Yes, I am happy to support Mondaq in maintaining its free to view business model by agreeing to allow Mondaq to share my personal data with Contributors whose Content I access
No, I do not want Mondaq to share my personal data with Contributors

Also please let us know whether you are happy to receive communications promoting products and services offered by Mondaq:

Yes, I am happy to received promotional communications from Mondaq
No, please do not send me promotional communications from Mondaq
Terms & Conditions (the Website) is owned and managed by Mondaq Ltd (Mondaq). Mondaq grants you a non-exclusive, revocable licence to access the Website and associated services, such as the Mondaq News Alerts (Services), subject to and in consideration of your compliance with the following terms and conditions of use (Terms). Your use of the Website and/or Services constitutes your agreement to the Terms. Mondaq may terminate your use of the Website and Services if you are in breach of these Terms or if Mondaq decides to terminate the licence granted hereunder for any reason whatsoever.

Use of

To Use you must be: eighteen (18) years old or over; legally capable of entering into binding contracts; and not in any way prohibited by the applicable law to enter into these Terms in the jurisdiction which you are currently located.

You may use the Website as an unregistered user, however, you are required to register as a user if you wish to read the full text of the Content or to receive the Services.

You may not modify, publish, transmit, transfer or sell, reproduce, create derivative works from, distribute, perform, link, display, or in any way exploit any of the Content, in whole or in part, except as expressly permitted in these Terms or with the prior written consent of Mondaq. You may not use electronic or other means to extract details or information from the Content. Nor shall you extract information about users or Contributors in order to offer them any services or products.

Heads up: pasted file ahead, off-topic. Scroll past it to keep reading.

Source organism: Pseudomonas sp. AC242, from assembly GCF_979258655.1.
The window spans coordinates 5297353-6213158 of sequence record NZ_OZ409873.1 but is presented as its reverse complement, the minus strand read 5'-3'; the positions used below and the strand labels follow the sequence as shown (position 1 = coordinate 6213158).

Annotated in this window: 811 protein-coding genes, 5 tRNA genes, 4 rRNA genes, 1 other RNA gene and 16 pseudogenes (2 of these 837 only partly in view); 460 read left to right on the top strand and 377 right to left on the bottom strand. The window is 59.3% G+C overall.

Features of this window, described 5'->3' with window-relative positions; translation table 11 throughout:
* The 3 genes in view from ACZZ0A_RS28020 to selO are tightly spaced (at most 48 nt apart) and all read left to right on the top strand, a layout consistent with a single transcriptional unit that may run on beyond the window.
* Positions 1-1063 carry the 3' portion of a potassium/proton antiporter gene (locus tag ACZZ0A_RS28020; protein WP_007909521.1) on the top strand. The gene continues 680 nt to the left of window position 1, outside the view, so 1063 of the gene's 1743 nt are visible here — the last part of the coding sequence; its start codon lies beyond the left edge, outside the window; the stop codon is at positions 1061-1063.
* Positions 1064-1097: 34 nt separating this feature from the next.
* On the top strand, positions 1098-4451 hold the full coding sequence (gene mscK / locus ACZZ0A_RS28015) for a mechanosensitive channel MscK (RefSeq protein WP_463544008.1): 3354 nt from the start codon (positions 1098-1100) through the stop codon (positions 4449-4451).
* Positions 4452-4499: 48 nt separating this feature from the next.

In your use of the Website and/or Services you shall: comply with all applicable laws, regulations, directives and legislations which apply to your Use of the Website and/or Services in whatever country you are physically located including without limitation any and all consumer law, export control laws and regulations; provide to us true, correct and accurate information and promptly inform us in the event that any information that you have provided to us changes or becomes inaccurate; notify Mondaq immediately of any circumstances where you have reason to believe that any Intellectual Property Rights or any other rights of any third party may have been infringed; co-operate with reasonable security or other checks or requests for information made by Mondaq from time to time; and at all times be fully liable for the breach of any of these Terms by a third party using your login details to access the Website and/or Services

however, you shall not: do anything likely to impair, interfere with or damage or cause harm or distress to any persons, or the network; do anything that will infringe any Intellectual Property Rights or other rights of Mondaq or any third party; or use the Website, Services and/or Content otherwise than in accordance with these Terms; use any trade marks or service marks of Mondaq or the Contributors, or do anything which may be seen to take unfair advantage of the reputation and goodwill of Mondaq or the Contributors, or the Website, Services and/or Content.

Mondaq reserves the right, in its sole discretion, to take any action that it deems necessary and appropriate in the event it considers that there is a breach or threatened breach of the Terms.

Mondaq’s Rights and Obligations

Unless otherwise expressly set out to the contrary, nothing in these Terms shall serve to transfer from Mondaq to you, any Intellectual Property Rights owned by and/or licensed to Mondaq and all rights, title and interest in and to such Intellectual Property Rights will remain exclusively with Mondaq and/or its licensors.